Oh man. That's intense. I can't even believe all those stupid doctors who didnt even take the time to take you seriously. that would drive me up a freakin' wall. i guess it's a lesson to listening to our bodies, too - being more aware when we know something is wrong. i just can't believe you went a year with a broken neck. that's insane.

really imporessive. though. congrats on surviving something so painful, and arduous. I like the ending - whats next??

that takes courage.



Posted 16 Years Ago

2 of 2 people found this review constructive.


Phil.. wow.. i have to say incredible..simply.
Stunning--Youve definitely overcame.
A very touching testament-Nicely Done

Posted 16 Years Ago

2 of 2 people found this review constructive.

Holy s**t--that's an incredible story! I enjoyed your sardonic yet calm humor throughout this. I'm so glad you're around!

Posted 16 Years Ago

2 of 2 people found this review constructive.

Wow I am so glad to hear this! My dad is suffering from Colon cancer. And its pretty serious. He started chemo the other day. We are hoping that it will work. Because the cancer is in a lot of places. I can't believe that your doctors were so dumb! I'm studying to be a nurse one day, and I just had to shake my head in shame. I would probably be seeking a lawsuit against the doctors that didn't listen to me. I can't believe that. A whole year with a serious neck/spine injury. *Shakes head* I'm so sorry. I'm also glad to hear your survivor story! ^_^ It gives me hope!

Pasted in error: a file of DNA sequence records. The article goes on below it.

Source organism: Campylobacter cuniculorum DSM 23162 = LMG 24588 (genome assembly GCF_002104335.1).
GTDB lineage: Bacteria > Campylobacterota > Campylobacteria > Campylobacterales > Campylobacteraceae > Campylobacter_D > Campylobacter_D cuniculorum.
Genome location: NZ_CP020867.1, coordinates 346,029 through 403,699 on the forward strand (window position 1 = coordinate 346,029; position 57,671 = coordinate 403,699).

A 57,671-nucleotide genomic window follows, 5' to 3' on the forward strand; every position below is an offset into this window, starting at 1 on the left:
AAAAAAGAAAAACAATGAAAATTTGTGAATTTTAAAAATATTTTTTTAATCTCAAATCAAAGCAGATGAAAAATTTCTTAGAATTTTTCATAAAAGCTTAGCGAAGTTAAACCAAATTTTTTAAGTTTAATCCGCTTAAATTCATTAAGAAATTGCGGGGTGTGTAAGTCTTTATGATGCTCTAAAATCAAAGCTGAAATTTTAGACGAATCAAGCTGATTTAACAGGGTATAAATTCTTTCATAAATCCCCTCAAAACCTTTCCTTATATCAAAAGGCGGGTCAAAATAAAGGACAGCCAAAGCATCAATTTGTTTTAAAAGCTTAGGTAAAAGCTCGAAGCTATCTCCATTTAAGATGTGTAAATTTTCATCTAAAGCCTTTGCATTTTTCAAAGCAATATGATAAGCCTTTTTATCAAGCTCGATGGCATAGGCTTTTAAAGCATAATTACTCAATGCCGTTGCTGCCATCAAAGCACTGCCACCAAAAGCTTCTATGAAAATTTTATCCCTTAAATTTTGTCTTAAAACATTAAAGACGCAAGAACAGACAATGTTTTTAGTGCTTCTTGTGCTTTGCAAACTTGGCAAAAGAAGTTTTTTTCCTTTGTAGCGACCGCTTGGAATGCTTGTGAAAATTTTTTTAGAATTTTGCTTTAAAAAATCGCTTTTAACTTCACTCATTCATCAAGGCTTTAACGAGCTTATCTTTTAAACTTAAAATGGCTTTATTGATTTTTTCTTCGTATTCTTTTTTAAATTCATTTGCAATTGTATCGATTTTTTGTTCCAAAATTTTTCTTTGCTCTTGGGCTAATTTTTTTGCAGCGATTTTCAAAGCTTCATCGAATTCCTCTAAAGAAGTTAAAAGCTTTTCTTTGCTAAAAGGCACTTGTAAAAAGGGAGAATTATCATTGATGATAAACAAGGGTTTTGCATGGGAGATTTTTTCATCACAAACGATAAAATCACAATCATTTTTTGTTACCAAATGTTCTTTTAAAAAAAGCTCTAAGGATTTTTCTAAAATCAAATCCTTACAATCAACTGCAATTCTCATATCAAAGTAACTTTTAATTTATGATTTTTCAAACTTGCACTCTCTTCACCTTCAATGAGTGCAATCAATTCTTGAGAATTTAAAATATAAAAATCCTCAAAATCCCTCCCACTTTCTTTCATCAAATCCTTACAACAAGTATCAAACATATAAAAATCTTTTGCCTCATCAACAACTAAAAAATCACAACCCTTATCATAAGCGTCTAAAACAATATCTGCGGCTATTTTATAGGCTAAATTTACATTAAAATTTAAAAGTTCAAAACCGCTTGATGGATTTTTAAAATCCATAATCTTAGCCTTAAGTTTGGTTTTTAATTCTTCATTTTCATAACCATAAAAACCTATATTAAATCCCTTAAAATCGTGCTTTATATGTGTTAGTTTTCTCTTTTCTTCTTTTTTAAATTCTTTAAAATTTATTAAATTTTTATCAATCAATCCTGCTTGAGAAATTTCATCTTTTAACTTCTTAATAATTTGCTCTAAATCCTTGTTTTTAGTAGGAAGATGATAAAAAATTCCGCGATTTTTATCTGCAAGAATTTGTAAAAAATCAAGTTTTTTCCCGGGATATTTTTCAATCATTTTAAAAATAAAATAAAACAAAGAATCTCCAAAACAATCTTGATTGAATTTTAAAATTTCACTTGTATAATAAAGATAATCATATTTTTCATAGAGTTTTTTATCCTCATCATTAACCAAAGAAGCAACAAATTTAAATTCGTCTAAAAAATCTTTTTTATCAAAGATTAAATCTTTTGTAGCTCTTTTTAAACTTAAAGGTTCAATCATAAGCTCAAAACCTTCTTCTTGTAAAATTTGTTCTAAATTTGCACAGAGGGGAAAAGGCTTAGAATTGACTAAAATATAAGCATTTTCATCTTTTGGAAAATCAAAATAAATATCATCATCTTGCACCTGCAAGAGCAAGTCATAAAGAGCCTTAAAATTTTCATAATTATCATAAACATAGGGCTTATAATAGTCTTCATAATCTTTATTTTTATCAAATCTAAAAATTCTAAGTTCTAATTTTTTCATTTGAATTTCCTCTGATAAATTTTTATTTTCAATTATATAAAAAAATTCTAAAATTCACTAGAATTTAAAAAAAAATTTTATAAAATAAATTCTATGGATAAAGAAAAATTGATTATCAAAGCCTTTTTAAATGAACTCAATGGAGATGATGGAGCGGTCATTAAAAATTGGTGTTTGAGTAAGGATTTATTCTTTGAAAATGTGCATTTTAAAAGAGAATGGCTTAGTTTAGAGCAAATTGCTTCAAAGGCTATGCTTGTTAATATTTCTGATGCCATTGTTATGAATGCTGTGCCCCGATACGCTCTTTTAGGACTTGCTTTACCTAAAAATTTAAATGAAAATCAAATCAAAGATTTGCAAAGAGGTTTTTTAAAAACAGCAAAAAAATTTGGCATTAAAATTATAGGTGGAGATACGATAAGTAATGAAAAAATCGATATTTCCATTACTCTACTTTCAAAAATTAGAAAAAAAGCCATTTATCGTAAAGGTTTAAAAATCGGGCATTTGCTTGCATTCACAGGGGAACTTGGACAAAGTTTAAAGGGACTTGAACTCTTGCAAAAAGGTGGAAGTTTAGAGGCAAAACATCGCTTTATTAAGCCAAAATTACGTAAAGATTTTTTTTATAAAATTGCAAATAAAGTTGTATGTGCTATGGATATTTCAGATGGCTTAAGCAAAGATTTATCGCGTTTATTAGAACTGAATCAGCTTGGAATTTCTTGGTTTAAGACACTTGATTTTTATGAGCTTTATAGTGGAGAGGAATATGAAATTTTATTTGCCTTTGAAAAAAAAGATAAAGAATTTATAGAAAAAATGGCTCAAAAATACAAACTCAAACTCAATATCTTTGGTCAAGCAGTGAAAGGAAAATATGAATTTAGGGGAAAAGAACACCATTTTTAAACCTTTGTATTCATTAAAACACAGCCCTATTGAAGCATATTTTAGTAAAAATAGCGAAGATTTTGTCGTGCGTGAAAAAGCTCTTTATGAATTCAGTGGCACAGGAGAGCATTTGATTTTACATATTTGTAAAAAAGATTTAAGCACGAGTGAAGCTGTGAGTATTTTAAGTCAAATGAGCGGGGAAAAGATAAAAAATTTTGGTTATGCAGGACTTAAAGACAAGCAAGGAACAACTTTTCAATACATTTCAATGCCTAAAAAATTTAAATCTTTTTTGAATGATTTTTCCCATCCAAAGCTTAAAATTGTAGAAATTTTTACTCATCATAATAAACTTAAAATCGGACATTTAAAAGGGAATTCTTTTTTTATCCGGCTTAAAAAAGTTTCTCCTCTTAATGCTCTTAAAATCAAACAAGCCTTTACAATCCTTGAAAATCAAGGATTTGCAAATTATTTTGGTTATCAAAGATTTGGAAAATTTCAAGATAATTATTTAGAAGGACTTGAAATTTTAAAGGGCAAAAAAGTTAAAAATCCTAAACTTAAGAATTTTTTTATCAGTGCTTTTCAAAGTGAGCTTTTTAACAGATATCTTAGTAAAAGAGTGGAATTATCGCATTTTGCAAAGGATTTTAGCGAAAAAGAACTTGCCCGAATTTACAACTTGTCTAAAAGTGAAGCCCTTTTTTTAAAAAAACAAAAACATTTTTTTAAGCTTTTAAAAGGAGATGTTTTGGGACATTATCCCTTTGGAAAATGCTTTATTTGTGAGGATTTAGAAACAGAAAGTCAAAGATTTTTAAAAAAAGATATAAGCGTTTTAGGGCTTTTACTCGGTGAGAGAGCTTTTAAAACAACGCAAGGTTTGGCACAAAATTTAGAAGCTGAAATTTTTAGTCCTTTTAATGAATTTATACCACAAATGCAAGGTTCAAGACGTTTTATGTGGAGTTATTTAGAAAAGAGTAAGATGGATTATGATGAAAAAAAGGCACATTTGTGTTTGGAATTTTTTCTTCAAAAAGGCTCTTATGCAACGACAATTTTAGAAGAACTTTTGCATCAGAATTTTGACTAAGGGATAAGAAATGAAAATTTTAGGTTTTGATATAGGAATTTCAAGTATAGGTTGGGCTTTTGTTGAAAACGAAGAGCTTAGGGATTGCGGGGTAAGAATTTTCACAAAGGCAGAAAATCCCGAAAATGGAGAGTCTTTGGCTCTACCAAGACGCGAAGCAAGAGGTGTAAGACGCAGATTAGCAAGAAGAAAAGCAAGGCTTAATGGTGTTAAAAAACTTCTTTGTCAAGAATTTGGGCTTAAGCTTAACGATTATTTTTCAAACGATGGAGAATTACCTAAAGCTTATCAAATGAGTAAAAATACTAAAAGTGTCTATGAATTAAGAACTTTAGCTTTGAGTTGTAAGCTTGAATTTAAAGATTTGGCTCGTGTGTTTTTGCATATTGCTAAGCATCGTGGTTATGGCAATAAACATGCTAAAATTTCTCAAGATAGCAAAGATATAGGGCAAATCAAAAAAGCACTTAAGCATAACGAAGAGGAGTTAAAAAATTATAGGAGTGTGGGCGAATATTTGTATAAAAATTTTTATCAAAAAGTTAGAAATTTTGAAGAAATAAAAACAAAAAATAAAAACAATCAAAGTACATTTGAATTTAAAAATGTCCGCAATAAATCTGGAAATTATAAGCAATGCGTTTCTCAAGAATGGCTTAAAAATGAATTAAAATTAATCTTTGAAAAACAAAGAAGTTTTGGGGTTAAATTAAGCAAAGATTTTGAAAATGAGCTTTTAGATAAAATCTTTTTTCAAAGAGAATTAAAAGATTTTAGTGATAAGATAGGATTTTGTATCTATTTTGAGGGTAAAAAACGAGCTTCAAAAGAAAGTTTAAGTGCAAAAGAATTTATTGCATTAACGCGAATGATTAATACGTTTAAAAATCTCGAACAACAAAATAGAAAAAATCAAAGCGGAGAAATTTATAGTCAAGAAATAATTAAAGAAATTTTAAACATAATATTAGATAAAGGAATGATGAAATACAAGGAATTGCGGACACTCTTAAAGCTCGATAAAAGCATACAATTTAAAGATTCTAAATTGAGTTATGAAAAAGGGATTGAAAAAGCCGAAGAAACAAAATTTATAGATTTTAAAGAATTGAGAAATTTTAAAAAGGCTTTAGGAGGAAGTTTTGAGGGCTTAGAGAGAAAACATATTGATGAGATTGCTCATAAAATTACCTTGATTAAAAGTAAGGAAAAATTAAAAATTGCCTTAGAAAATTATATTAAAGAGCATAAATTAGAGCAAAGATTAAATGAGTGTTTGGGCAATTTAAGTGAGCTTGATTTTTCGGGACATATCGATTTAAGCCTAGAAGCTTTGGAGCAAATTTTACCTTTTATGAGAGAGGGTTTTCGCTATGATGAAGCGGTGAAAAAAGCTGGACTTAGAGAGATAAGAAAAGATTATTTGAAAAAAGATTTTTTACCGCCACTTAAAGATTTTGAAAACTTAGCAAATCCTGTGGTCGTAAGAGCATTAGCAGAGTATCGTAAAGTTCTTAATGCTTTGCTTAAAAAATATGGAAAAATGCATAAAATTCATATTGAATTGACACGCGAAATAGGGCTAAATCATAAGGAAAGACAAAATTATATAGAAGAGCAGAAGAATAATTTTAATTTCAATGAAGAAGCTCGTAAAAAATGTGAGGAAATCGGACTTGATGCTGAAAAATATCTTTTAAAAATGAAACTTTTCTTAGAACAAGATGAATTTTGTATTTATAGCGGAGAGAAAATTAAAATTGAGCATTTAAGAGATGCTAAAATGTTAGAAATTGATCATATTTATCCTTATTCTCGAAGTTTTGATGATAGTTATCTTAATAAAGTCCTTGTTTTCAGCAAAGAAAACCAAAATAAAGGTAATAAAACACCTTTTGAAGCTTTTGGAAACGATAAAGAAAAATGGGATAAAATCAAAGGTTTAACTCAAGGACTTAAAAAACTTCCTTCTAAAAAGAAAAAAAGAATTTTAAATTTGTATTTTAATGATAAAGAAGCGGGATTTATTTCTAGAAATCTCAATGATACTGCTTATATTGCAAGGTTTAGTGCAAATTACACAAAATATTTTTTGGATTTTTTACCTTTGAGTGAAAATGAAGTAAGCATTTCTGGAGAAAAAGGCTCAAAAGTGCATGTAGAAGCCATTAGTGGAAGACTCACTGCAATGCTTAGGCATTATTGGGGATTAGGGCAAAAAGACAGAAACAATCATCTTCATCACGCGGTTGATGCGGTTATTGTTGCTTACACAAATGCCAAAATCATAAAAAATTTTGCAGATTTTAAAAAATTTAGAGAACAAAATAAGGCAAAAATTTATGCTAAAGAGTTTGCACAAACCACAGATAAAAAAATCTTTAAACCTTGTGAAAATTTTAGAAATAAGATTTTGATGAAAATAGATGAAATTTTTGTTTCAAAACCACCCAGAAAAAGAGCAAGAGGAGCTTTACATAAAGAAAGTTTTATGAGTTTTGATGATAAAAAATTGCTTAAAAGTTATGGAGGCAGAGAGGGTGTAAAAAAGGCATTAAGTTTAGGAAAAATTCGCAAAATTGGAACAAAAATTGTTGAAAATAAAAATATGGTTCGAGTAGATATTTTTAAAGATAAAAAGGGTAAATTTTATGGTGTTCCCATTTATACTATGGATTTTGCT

Posted 16 Years Ago

2 of 2 people found this review constructive.

Oh man. That's intense. I can't even believe all those stupid doctors who didnt even take the time to take you seriously. that would drive me up a freakin' wall. i guess it's a lesson to listening to our bodies, too - being more aware when we know something is wrong. i just can't believe you went a year with a broken neck. that's insane.

really imporessive. though. congrats on surviving something so painful, and arduous. I like the ending - whats next??

that takes courage.



Posted 16 Years Ago

2 of 2 people found this review constructive.

An amazing story of strength and courage, and you communicated your experiences very well. I'm surprised you don't have more anger or frustration in you regarding the lack of care you received at the hospital from the staff. Don't get me started on the health care system in this country - I could sputter for a long time on that one. And I had to look and see where you are from in your profile, because I want to make sure I never get sick in your town! I would be interested to hear how your character has evolved as a result of these dramatic events - have you written about that yet? If you have, send me a read request so I can read it!

Posted 16 Years Ago

1 of 1 people found this review constructive.

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5 Reviews
Added on March 1, 2008
Last Updated on May 5, 2008


Phil Kuhlman
Phil Kuhlman

Kerrville, TX

I am a published author in the Horror genre. Thus far, my publication credits include "Shadows In The Snow" in the summer issue (#3) of Shroud: The Journal of Dark Fiction and Art, "Open House" in the.. more..